Most Persons In Need Of Palliative Care Have At Least One NCD

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Minister of Health, Donville Inniss (centre), listening to a presentation at the conference. At left is Consultant in Oncology and Palliative Care, Margaret Dingle Spence, while Chairman of the NCD Commission, Professor Trevor Hassell, is at right. (A. Gaskin/BGIS

Most persons in need of palliative care in Barbados suffer from one or more Non-Communicable Disease (NCD) or their complications.

This was pointed out by Chairman of the NCD Commission and President of the Healthy Caribbean Coalition, Professor Trevor Hassel, who said that was not surprising, since this group of diseases was the most common cause of sickness and death in Barbados and the region, accounting for more than six out of every 10 deaths and attracting the expenditure of more than 60 per cent of the health care budget. ??

He was at the time giving remarks at the 2nd Annual Barbados Association of Palliative Care workshop, held at the Lloyd Erskine Sandiford Centre, yesterday.

"The NCDs, though preventable by appropriate lifestyles, are however, despite best efforts, likely to continue for the foreseeable future to be the most common group of diseases requiring palliative care. Unfortunately, many persons continue to present with late stages of chronic disease. In addition, the natural history of poor adherence to treatment for chronic disease is progression to complications which include, for example: renal failure in diabetes, heart failure in hypertension, emphysema in smoking,?? [and] liver cancer in alcoholic cirrhosis," he explained.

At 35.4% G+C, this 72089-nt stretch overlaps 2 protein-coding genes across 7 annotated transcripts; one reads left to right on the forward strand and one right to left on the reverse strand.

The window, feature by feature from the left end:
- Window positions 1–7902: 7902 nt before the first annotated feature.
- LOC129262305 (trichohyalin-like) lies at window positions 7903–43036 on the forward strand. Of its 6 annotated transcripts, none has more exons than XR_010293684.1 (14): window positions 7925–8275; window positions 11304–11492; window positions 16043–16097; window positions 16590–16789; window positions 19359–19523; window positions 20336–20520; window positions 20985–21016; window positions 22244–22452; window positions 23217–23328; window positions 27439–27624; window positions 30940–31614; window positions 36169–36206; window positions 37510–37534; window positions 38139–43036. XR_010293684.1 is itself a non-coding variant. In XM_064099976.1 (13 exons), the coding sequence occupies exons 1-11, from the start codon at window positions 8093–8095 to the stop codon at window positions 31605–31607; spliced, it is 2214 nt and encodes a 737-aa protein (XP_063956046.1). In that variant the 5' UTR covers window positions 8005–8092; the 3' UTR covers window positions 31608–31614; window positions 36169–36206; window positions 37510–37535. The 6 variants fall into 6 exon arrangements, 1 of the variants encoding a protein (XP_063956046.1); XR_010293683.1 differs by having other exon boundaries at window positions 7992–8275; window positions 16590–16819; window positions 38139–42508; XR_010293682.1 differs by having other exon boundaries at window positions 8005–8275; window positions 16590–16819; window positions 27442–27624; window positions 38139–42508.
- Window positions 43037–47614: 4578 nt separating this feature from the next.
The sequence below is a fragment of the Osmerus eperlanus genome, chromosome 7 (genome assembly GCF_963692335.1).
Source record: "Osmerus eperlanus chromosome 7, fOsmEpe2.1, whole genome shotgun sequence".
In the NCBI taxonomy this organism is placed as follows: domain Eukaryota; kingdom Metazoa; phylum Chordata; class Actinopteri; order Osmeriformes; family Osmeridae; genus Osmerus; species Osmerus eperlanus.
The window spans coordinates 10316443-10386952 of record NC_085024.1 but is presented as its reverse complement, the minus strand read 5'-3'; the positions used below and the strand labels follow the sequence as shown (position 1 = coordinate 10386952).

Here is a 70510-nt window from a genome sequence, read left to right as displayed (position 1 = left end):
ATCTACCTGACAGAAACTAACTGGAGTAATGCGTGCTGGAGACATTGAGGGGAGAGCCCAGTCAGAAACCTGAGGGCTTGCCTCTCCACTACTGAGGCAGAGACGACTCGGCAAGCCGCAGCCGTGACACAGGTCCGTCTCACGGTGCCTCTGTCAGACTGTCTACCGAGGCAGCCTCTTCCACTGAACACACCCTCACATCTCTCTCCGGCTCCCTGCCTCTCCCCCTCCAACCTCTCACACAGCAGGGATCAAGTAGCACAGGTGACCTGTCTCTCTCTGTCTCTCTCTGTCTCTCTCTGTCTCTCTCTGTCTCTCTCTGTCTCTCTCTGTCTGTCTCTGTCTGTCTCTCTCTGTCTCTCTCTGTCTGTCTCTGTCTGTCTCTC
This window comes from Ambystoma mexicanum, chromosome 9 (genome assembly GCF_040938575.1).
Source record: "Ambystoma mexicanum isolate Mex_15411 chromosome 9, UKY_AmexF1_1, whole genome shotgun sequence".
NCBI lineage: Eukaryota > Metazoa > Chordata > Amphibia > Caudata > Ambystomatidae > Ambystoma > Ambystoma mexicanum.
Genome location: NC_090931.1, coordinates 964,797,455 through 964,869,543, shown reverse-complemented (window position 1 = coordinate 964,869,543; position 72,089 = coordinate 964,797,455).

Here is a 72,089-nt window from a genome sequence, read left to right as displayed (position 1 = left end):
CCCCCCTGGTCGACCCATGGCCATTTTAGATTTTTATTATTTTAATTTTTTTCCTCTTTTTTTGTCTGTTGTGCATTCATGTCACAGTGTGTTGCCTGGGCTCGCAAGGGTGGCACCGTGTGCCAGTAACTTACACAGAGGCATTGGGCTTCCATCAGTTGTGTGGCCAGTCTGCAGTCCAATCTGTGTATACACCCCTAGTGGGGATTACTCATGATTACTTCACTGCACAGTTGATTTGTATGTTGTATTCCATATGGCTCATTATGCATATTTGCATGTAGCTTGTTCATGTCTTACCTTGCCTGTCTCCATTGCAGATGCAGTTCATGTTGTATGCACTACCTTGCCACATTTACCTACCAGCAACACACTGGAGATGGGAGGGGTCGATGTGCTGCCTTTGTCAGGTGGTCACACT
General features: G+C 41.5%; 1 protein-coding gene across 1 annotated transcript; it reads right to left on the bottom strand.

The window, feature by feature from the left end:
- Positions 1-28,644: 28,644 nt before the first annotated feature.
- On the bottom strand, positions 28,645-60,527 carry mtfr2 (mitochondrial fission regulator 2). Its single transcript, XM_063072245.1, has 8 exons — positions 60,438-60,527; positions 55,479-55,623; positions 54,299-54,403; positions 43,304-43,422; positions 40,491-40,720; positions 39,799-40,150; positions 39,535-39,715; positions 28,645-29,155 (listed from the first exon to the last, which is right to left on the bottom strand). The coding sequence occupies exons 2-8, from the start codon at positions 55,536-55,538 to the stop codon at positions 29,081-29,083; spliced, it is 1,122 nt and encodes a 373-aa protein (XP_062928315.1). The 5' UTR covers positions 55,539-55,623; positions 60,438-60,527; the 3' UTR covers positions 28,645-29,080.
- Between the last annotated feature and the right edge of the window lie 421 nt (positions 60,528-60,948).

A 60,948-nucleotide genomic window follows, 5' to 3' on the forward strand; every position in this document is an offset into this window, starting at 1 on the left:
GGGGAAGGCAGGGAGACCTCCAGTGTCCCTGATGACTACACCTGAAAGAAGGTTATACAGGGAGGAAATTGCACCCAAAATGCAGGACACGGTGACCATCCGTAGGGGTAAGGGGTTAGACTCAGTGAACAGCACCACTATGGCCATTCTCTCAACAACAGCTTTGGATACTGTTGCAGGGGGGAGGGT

Professor Hassell pointed out that it was necessary for persons involved in patient care, at every level of the care spectrum, to collaborate in order to ensure effective use of scarce resources to care for those who were terminally ill and to reduce pain and suffering through palliative treatment.?? Indicating that the Political Declaration

issued at the conclusion of the United Nations High Level Meeting on NCDs held last year, charged member countries to: pursue comprehensive strengthening of health systems with promotion of patient empowerment, rehabilitation and palliative care for persons with NCDs; increase and prioritise budgetary allocations for addressing and supporting palliative care of those with NCDs; give priority to?? preventive, curative, palliative and rehabilitative services particularly at the community level; and foster partnerships between government and civil society, to support?? palliative care ??of NCDs.

As the head of an umbrella civil society organisation, Professor Hassell invited the Barbados Association of Palliative Care to join the Healthy Caribbean Coalition to assist the region in bringing about a paradigm shift in palliative care.??

"One in which people are empowered and informed so that no-one should die alone and neglected or in settings where those responsible for their care are overwhelmed by the burden of it…One in which we do not abandon our sick, advanced elderly and our dying. For if we do not institute effective and comprehensive community palliative care, our hospitals will continuously be seen as ‘ the place that you go to die’, consuming government and family resources when terminally ill persons either remain in emergency departments or on wards for prolonged periods or they are sent back home without adequate family support. We in Barbados and the Caribbean can and must do better than this," he surmised.

lisa.bayley@barbados.gov.bb

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